Effect of graded hypoxia on high-affinity Ca2+-ATPase activity in cortical neuronal nuclei of newborn piglets
Mishra, O.P.; Delivoria-Papadopoulos, M.
Neurochemical Research 26(12): 1335-1341
ISSN/ISBN: 0364-3190 PMID: 11885786 DOI: 10.1023/a:1014205702905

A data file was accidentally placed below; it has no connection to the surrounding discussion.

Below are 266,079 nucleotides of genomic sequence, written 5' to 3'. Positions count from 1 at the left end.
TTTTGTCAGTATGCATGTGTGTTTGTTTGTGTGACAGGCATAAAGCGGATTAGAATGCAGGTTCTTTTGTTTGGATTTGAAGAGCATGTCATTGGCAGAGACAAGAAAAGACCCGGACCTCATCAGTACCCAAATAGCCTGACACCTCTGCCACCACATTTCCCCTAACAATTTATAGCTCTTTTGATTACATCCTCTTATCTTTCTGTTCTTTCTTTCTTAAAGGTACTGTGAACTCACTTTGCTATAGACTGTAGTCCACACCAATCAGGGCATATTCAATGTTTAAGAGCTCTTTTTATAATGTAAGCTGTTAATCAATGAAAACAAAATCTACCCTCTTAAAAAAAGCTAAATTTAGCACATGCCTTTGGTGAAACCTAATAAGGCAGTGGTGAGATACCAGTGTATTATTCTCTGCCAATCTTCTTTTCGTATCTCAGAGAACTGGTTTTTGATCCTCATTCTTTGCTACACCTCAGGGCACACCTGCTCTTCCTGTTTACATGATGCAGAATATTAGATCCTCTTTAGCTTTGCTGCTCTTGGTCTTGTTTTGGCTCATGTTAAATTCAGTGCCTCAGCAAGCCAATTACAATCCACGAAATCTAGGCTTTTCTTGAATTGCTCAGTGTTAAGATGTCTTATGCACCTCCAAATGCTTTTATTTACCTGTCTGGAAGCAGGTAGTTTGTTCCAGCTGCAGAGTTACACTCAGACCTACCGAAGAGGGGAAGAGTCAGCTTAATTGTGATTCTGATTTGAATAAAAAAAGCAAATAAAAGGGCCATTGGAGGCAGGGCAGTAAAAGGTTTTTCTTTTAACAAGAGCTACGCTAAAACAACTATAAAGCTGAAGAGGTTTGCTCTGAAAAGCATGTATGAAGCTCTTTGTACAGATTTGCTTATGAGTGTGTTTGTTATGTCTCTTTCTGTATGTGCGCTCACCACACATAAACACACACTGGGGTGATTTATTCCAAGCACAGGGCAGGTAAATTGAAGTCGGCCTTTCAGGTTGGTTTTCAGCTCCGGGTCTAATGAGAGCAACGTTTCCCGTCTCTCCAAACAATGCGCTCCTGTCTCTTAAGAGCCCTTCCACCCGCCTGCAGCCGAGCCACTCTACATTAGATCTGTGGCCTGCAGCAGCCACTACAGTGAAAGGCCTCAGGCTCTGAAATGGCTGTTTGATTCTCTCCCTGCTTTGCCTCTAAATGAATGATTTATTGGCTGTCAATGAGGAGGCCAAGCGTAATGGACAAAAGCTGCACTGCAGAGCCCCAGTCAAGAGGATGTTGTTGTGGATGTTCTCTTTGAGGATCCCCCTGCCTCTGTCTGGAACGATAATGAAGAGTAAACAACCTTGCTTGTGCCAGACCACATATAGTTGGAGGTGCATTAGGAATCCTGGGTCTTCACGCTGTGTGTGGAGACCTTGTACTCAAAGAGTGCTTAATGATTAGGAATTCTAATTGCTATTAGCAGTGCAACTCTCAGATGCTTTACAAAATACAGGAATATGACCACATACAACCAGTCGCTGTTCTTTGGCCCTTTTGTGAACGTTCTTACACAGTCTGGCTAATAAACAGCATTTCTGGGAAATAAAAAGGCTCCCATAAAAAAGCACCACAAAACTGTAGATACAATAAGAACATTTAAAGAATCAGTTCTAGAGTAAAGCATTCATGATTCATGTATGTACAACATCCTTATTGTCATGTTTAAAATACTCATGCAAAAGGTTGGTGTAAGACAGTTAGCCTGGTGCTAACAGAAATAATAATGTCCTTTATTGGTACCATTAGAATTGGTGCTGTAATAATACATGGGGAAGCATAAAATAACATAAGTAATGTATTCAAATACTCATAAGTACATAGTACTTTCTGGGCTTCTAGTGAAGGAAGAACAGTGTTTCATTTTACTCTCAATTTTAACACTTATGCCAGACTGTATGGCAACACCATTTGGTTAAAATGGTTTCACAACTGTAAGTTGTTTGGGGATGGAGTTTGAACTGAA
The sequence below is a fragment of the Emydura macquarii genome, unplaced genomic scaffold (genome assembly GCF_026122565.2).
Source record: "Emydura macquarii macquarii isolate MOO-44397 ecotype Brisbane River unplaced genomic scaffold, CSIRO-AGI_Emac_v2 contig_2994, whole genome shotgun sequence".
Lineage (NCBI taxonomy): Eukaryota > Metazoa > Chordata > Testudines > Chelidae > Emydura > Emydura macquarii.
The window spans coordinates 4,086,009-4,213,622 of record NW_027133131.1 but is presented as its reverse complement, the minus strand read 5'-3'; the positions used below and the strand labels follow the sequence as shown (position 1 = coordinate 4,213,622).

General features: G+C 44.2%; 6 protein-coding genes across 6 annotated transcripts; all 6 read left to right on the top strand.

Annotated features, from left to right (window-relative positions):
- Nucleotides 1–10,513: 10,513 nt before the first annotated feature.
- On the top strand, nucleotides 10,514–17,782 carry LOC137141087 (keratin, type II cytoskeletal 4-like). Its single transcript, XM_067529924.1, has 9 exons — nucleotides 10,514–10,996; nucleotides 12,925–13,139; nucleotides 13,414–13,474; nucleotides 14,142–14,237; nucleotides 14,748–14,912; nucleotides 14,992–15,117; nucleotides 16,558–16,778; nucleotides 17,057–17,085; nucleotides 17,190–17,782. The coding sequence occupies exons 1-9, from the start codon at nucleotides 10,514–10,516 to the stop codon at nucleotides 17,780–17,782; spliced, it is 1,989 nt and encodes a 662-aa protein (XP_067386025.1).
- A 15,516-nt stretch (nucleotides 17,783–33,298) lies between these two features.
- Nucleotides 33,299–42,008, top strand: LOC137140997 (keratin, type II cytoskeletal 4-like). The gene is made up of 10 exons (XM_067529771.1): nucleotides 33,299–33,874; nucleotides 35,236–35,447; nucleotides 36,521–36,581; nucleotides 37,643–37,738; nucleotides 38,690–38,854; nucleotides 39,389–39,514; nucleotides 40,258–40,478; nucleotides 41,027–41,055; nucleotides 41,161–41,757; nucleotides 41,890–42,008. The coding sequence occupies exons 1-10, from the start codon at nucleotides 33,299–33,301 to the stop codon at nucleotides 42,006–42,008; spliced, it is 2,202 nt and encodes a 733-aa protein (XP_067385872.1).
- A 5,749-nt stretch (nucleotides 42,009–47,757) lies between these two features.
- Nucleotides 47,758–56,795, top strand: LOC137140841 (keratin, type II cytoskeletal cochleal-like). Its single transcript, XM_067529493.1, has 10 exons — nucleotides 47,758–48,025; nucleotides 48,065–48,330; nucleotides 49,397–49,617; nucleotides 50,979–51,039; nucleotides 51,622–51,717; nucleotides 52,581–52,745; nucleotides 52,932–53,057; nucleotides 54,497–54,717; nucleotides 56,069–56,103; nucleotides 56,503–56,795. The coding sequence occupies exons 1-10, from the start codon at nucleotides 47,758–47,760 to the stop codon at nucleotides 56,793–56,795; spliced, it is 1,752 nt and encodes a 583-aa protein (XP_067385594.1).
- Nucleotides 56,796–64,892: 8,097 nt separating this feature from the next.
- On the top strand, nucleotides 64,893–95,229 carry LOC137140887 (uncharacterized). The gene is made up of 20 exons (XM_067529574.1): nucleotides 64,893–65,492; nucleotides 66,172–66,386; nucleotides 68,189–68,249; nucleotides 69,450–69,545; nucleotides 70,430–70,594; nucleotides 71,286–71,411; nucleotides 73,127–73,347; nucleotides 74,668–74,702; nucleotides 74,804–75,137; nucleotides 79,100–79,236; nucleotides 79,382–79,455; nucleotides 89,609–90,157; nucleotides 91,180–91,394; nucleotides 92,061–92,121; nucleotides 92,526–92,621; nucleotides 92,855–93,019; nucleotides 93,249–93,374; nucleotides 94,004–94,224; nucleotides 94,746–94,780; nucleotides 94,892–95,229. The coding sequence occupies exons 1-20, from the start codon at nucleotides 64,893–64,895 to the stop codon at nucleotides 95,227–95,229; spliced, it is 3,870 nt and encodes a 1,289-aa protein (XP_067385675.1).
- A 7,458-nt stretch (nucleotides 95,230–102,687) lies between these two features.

Previous studies have shown that nuclear calcium signals control a variety of nuclear functions including gene transcription, DNA synthesis, DNA repair and nuclear envelope breakdown. The present study tested the hypothesis that the activity of the neuronal nuclear high affinity Ca2+-ATPase increases as a function of decreased energy metabolism in the cerebral cortex. Studies were performed in 11 ventilated newborn piglets, age 3-5 days, divided into normoxic (Nx, n = 4) and hypoxic (Hx, n = 7) groups. The animals were exposed to a single FiO2 in the range from 0.21 to 0.05 for one hr. Cerebral tissue hypoxia was confirmed biochemically by determining brain tissue ATP and phosphocreatine levels. Neuronal nuclei were isolated and the high-affinity Ca2+-ATPase activity determined. During graded hypoxia, cerebral tissue ATP decreased from 4.80 +/- 0.58 (normoxic) to 1.03 +/- 0.38 (ranging from 0.61-1.63) micromol/g brain (p < 0.05) and PCr decreased from 3.94 +/- 0.75 (normoxic) to 0.99 +/- 0.27 (ranging from 0.50 to 1.31) micromol/g brain (p < 0.05). The total high affinity Ca2+-ATPase activity in the hypoxic nuclei increased and ranged from 541 to 662 nmol/mg protein/hr, compared to activity in normoxic group of 327 to 446 nmol/mg protein/hr. During graded hypoxia, the level of nuclear high affinity Ca2+-ATPase activity correlated inversely with ATP (r = 0.91) and PCr levels (r = 0.82), with activity increasing as tissue high energy phosphates decreased. The results demonstrate that the decrease in cerebral energy metabolism during hypoxia is linearly correlated with an increase in activity of high affinity Ca2+-ATPase in cerebral cortical nuclei from immature brain. We propose that increased nuclear membrane high affinity Ca2+-ATPase activity, leading to increased nuclear Ca2+, will result in altered expression of apoptotic genes that could initiate programmed neuronal death.